Generally speaking, tectonic stresses in the Alps are the result of the collision between the European and the African lithospheric plates. However, due to the complex tectonic structure and history of the Alpine collision zone, significant along-strike variations in the tectonic regimes are observed.

The highest acceleration measured by seismic instruments were reported from Linthal (GL) and reached 85 cm/s2. On average, earthquakes of this size happen approximately once every 5 years in Switzerland. The last earthquake with a similarly large magnitude was the Vallorcine (F) (4.9 ML) event close to the Swiss border near Martigny (VS) on 8 September, 2005. It was strongly felt in the Valais.

On Wednesday 7 March, the SED installed two additional stations at Urnerboden and Bisisthal. These stations will allow characterizing the aftershock sequence and thus the properties of the activated fault in more detail.

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TOPICS

Earthquake

Help, the Earth Is Shaking!

Help, the Earth Is Shaking!

Earthquakes are inevitable, but the damage they may be expected to cause can be mitigated in relatively simple ways. Find out the recommended behaviour before, during and after a powerful earthquake.

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Knowledge

Earthquake Country Switzerland

Earthquake Country Switzerland

Switzerland experiences between 500 and 800 earthquakes a year, around 10 of which are powerful enough (with a magnitude of approximately 2.5 or higher) to be felt by the country's inhabitants. Find out more about the natural hazards with the greatest damage-causing potential in Switzerland.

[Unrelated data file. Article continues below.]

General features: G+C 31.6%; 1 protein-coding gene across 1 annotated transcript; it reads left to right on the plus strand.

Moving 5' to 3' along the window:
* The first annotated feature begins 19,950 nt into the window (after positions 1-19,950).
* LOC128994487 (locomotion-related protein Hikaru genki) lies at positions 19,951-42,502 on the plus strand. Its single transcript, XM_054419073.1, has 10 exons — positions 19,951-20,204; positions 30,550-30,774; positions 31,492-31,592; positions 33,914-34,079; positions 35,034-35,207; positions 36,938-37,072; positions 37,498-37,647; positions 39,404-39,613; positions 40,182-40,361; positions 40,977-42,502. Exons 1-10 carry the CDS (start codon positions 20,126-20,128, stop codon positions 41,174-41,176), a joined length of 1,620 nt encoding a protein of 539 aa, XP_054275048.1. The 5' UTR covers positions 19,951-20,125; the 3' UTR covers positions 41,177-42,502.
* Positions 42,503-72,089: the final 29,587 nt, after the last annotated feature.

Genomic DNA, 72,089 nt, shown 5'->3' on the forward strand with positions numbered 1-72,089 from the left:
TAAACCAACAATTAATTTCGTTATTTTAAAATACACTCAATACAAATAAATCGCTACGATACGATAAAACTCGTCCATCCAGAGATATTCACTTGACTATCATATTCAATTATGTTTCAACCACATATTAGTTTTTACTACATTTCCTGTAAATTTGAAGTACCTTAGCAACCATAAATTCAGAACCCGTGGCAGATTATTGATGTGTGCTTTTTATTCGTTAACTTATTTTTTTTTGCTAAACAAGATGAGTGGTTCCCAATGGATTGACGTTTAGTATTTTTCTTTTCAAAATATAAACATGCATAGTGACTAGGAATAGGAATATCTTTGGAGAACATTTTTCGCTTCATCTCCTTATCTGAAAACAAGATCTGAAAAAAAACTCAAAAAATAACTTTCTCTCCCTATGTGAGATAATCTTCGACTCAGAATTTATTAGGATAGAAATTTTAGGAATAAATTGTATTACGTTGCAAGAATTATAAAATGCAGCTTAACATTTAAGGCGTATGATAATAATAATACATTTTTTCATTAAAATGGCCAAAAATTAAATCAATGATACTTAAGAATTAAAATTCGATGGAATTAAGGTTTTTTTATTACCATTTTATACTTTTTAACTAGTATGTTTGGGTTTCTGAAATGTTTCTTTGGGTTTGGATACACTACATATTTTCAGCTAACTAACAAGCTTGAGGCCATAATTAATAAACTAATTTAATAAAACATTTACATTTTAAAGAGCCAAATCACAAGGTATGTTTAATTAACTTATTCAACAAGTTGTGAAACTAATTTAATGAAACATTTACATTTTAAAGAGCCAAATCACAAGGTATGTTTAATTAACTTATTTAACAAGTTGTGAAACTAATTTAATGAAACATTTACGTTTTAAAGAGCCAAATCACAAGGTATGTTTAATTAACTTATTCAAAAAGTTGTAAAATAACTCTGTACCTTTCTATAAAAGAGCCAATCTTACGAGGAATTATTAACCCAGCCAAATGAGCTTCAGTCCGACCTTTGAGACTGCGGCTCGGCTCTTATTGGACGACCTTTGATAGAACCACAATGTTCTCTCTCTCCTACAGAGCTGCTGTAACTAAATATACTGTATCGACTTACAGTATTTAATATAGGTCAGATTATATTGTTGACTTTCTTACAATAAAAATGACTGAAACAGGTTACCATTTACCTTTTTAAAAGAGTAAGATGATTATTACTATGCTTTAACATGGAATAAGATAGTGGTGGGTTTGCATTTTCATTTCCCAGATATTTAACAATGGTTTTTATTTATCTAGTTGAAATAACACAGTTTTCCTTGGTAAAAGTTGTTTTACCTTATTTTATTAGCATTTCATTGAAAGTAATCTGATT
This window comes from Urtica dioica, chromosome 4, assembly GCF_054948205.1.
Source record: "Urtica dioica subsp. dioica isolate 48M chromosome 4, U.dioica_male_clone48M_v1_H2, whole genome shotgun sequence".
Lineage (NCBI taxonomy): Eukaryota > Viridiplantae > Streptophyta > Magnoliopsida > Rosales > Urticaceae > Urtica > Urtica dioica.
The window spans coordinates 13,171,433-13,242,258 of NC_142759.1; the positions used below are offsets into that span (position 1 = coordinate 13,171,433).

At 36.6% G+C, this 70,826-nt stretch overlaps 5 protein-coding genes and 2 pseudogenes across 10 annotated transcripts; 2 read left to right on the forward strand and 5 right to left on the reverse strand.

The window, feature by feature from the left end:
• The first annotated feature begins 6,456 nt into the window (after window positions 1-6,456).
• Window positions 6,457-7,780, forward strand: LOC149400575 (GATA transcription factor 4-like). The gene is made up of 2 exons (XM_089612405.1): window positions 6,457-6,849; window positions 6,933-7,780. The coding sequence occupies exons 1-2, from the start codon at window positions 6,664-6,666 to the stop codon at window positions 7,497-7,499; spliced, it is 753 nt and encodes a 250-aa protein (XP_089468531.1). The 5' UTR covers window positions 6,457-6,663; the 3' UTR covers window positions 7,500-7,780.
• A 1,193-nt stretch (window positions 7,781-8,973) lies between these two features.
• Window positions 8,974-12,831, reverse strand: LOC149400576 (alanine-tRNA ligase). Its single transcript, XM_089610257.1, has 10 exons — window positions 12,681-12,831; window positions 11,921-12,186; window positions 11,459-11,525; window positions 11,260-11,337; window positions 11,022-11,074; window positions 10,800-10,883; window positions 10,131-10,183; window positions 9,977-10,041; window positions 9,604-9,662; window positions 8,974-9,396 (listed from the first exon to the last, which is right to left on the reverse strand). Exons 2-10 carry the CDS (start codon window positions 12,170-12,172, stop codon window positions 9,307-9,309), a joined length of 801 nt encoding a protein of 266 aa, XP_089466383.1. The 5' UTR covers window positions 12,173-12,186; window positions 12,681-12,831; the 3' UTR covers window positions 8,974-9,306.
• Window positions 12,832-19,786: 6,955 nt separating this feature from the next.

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Alerting

Always Informed

Always Informed

If you want to be kept informed at all times, here you will find an overview of the various information services provided by the Swiss Seismological Service (SED).

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Knowledge

Earthquake Hazard

Earthquake Hazard

In Switzerland, earthquakes are the natural hazard with the greatest potential for causing damage. They cannot currently be prevented or reliably predicted. But, thanks to extensive research, much is now known about how often and how intensely the earth could shake at a given location in the future. Consult a variety of different maps using our interactive web tool to find out how likely certain earthquakes are in Switzerland.

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Research & Teaching

Fields of Research

Fields of Research

We are often asked what staff at the SED do when no earthquakes are occurring. The answer is they conduct research in a variety of fields, constituting SED's main scientific activities described in our research field section.

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About Us

Swiss Seismological Service (SED)

Swiss Seismological Service (SED)

The Swiss Seismological Service (SED) at ETH Zurich is the federal agency responsible for monitoring earthquakes in Switzerland and its neighboring countries and for assessing Switzerland’s seismic hazard. When an earthquake happens, the SED informs the public, authorities, and the media about the earthquake’s location, magnitude, and possible consequences. The activities of the SED are integrated in the federal action plan for earthquake precaution.

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Earthquakes

Earthquake Monitoring

Earthquake Monitoring

Around 10 times a year on average you will hear or read about an earthquake occurring in Switzerland. However, the vast majority of quakes recorded by the SED go unnoticed by the general public because they fall below the threshold of human perception and can only be detected by sensitive measuring devices. The Swiss Seismological Service (SED) operates a network of more than 150 seismic stations across Switzerland.

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Research and Teaching

Products and Software

Products and Software

Go to our Products page for access to seismic data and various apps.